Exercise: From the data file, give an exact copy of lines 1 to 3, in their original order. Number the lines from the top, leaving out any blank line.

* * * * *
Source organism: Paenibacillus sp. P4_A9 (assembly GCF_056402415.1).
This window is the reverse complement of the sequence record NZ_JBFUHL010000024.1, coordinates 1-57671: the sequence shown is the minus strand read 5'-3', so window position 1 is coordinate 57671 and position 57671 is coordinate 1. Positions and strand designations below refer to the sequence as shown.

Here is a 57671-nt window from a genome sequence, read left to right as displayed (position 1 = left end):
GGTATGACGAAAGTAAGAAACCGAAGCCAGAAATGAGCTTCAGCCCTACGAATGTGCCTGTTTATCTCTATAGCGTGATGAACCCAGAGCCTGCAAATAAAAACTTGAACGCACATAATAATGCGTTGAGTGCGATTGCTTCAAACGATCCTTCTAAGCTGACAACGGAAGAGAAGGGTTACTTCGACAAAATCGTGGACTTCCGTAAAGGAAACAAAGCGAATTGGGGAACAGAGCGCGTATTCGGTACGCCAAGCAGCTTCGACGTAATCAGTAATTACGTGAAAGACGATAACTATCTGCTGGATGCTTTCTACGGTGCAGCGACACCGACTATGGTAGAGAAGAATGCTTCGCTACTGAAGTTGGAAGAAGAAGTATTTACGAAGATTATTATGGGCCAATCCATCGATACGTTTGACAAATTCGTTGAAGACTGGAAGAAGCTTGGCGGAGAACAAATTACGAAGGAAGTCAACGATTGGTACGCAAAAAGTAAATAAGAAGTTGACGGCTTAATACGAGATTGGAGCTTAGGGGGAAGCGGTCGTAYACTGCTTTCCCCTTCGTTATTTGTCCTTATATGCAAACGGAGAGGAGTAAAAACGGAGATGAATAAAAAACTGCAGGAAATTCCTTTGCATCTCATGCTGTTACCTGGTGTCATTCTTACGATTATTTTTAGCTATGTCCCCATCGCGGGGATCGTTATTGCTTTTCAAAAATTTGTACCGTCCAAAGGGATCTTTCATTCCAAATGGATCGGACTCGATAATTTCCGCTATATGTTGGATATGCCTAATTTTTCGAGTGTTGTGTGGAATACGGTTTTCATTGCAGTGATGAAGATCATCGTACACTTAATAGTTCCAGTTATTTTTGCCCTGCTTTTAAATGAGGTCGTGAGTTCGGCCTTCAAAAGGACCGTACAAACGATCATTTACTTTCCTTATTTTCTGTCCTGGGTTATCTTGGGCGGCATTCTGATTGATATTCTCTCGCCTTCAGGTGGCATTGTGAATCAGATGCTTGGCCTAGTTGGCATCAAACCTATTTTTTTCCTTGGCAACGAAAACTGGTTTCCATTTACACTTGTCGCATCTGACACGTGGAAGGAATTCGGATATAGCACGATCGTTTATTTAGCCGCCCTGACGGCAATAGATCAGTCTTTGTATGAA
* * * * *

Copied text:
Source organism: Paenibacillus sp. P4_A9 (assembly GCF_056402415.1).
This window is the reverse complement of the sequence record NZ_JBFUHL010000024.1, coordinates 1-57671: the sequence shown is the minus strand read 5'-3', so window position 1 is coordinate 57671 and position 57671 is coordinate 1. Positions and strand designations below refer to the sequence as shown.

Here is a 57671-nt window from a genome sequence, read left to right as displayed (position 1 = left end):